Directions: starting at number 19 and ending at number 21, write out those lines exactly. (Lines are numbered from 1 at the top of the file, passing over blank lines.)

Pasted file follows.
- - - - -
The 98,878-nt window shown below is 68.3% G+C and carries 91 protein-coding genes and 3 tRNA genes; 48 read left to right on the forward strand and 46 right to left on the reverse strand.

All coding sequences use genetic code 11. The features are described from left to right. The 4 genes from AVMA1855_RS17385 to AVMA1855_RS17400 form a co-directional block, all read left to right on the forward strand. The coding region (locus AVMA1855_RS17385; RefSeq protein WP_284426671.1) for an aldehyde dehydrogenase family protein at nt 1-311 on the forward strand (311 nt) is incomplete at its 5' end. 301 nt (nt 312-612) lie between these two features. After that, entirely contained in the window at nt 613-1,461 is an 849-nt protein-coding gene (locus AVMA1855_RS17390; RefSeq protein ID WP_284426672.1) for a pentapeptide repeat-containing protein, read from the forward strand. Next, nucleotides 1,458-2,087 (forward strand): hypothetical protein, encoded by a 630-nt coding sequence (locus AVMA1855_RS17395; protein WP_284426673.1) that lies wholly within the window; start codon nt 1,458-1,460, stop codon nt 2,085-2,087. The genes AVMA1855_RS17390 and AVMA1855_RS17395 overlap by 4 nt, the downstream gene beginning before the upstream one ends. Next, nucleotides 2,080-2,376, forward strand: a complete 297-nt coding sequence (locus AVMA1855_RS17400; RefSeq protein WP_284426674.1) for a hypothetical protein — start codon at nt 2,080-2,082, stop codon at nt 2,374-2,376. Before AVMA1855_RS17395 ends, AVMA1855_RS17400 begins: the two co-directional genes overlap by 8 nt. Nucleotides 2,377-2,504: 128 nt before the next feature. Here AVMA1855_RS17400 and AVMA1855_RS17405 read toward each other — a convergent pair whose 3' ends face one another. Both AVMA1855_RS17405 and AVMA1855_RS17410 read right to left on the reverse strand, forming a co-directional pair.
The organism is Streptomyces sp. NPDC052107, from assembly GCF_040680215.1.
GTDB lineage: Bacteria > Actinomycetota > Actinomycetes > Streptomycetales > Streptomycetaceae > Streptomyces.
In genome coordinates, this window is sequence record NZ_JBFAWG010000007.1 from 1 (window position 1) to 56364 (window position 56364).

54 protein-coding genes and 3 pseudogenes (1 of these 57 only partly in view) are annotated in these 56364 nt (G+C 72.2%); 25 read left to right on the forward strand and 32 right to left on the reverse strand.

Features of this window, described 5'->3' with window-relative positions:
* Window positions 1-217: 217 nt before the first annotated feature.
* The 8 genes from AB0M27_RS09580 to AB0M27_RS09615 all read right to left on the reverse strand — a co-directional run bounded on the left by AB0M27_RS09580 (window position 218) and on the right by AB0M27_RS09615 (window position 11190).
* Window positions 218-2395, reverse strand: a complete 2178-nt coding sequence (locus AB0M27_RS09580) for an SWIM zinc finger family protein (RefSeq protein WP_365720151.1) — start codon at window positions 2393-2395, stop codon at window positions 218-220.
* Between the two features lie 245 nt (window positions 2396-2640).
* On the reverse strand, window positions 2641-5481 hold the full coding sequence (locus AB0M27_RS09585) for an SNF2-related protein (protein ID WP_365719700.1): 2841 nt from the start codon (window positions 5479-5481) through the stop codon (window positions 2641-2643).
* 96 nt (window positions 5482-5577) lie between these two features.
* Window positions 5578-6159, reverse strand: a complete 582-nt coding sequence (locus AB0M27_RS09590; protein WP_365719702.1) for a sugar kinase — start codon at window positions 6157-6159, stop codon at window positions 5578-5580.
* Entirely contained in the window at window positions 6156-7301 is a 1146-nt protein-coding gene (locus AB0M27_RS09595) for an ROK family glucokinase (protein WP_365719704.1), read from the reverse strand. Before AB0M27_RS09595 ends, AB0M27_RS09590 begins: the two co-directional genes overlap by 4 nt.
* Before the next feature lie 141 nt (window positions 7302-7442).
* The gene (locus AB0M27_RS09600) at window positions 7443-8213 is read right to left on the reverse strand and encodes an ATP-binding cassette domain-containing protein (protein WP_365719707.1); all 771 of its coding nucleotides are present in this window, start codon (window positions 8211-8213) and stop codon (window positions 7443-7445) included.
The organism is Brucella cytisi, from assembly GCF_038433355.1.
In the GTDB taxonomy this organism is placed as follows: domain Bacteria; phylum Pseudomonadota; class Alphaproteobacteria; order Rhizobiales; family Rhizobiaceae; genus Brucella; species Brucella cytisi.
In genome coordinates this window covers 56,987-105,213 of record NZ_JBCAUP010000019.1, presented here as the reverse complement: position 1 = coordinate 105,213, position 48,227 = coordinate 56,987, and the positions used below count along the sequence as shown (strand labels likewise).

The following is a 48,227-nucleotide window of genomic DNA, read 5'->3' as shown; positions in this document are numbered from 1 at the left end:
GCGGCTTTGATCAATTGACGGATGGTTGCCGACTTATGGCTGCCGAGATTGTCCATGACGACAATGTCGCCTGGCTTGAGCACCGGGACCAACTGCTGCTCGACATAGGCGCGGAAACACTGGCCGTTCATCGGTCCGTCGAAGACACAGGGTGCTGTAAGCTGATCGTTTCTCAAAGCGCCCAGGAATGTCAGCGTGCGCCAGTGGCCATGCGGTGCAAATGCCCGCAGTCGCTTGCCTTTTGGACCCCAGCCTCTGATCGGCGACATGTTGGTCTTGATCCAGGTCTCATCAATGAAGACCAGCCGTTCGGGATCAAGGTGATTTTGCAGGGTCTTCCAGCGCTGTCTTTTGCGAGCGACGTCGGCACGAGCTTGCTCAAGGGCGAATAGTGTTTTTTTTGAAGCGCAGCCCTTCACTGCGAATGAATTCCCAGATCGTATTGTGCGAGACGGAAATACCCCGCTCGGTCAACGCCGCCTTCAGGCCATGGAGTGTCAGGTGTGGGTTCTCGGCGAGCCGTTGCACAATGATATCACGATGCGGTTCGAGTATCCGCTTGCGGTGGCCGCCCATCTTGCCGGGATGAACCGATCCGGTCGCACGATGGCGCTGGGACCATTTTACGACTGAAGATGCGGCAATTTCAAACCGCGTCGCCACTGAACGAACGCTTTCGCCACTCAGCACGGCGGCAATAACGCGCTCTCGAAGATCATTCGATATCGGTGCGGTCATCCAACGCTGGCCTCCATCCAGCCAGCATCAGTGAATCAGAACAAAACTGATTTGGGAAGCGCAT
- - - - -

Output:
In the GTDB taxonomy this organism is placed as follows: domain Bacteria; phylum Pseudomonadota; class Alphaproteobacteria; order Rhizobiales; family Rhizobiaceae; genus Brucella; species Brucella cytisi.
In genome coordinates this window covers 56,987-105,213 of record NZ_JBCAUP010000019.1, presented here as the reverse complement: position 1 = coordinate 105,213, position 48,227 = coordinate 56,987, and the positions used below count along the sequence as shown (strand labels likewise).

The following is a 48,227-nucleotide window of genomic DNA, read 5'->3' as shown; positions in this document are numbered from 1 at the left end: